Universe `bound by cosmic thread`
Planetary scientists claim to have discovered that the universe is bound by cosmic thread.
Washington: Planetary scientists claim to have discovered that the universe is bound by cosmic thread.
An international team, led by the Australian National University, says that it has got evidence of the vast filament of material connecting the Milky Way galaxy to nearby clusters of galaxies, which are similarly interconnected to the rest of the universe, the `Astrophysical Journal` journal reported.
"By examining the positions of ancient groupings of stars, called globular clusters, we found that the clusters form a narrow plane around the Milky Way rather than being scattered across the sky.
"Furthermore, the Milky Way`s entourage of small satellites are seen to inhabit the same plane. What we have discovered is evidence for the cosmic thread that connects us to the vast expanse of the Universe.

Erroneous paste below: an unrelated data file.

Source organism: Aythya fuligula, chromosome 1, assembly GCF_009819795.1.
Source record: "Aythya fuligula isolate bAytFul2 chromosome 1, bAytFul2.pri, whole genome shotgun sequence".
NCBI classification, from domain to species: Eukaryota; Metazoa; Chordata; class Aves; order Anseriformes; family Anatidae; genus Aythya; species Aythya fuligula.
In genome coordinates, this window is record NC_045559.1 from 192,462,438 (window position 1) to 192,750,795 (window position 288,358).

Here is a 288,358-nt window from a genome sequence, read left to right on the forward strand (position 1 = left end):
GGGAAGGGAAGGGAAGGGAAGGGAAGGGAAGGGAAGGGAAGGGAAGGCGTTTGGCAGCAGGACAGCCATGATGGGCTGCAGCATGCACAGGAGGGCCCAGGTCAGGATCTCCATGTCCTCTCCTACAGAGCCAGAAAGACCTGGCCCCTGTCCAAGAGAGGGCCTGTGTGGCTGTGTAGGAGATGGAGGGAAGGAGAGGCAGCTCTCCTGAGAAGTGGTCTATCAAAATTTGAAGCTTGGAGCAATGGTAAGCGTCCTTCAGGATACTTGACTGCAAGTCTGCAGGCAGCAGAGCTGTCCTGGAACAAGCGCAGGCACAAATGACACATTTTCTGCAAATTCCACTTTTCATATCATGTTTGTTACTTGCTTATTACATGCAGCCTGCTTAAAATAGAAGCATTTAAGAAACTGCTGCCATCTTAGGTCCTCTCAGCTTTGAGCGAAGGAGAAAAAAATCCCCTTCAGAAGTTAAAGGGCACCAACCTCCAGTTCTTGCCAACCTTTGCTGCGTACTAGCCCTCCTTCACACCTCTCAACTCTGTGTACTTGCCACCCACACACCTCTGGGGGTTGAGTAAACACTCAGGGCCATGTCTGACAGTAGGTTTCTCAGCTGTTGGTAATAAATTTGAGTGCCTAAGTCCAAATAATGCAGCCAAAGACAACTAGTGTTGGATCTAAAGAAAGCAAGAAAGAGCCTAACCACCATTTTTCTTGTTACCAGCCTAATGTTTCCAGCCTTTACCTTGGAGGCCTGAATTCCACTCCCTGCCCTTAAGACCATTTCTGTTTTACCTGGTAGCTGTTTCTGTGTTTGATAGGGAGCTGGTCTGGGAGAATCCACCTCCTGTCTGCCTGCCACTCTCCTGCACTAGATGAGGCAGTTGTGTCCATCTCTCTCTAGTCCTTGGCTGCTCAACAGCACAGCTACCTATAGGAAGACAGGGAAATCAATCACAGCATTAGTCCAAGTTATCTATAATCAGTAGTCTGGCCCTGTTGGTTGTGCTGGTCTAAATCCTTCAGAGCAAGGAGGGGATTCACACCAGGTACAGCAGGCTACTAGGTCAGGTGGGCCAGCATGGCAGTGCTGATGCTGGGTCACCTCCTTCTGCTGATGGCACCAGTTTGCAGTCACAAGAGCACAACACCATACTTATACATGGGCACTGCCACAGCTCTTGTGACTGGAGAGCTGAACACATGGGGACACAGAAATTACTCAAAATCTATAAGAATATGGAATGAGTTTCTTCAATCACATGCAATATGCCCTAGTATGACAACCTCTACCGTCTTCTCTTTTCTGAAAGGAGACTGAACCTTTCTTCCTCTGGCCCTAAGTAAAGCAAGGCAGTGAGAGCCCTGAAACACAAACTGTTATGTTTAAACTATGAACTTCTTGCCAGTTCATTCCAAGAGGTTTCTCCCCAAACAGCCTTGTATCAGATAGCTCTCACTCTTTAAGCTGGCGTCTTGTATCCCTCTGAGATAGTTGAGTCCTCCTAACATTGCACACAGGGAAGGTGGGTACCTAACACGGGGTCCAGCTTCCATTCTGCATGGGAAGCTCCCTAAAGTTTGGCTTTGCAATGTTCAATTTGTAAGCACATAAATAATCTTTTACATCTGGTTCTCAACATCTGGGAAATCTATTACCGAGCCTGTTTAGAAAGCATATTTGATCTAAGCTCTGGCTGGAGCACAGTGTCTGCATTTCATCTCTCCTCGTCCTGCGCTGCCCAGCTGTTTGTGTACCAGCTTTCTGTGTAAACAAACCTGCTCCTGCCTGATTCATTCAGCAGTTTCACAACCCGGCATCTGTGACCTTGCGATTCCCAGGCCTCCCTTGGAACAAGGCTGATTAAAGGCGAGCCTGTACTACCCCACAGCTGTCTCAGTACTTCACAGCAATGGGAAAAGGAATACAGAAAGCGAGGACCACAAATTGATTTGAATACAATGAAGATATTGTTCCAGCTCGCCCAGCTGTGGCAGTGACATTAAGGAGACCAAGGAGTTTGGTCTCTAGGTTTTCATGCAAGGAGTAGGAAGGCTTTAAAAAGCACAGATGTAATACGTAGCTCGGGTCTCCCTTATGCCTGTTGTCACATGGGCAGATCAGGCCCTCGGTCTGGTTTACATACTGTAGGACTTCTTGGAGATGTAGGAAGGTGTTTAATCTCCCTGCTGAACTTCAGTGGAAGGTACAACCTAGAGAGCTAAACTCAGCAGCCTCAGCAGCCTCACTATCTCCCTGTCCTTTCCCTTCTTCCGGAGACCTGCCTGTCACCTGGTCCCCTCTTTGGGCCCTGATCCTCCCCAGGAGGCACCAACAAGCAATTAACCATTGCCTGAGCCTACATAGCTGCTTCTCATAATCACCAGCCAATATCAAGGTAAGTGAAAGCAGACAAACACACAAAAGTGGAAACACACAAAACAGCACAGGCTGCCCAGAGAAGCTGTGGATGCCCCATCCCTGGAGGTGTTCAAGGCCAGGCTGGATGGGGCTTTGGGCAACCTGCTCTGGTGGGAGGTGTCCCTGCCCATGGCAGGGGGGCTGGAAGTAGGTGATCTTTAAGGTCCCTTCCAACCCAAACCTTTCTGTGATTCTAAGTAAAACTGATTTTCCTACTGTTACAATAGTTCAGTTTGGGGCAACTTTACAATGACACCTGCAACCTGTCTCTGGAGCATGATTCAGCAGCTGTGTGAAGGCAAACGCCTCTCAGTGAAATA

"The filament of star clusters and small galaxies around the Milky Way is like the umbilical cord that fed our Galaxy during its youth," Dr Stefan Keller, who led the team, said.
According to the scientists, there were two types of matter that made up the Universe -- the dominant, enigmatic dark matter and ordinary matter in the form of galaxies, stars and planets.
"A consequence of the Big Bang and the dominance of dark matter is that ordinary matter is driven, like foam on the crest of a wave, into vast interconnected sheets and filaments stretched over enormous cosmic voids ? much like the structure of a kitchen sponge.
"Unlike a sponge, however, gravity draws the material over these interconnecting filaments towards the largest lumps of matter, and our findings show that the globular clusters and satellite galaxies of the Milky Way trace this cosmic filament.
"Globular clusters are systems of hundreds of thousands of ancient stars tightly packed in a ball. Once these small galaxies got too close to the Milky Way, the majority of stars were stripped away and added to our galaxy, leaving only their cores," he said.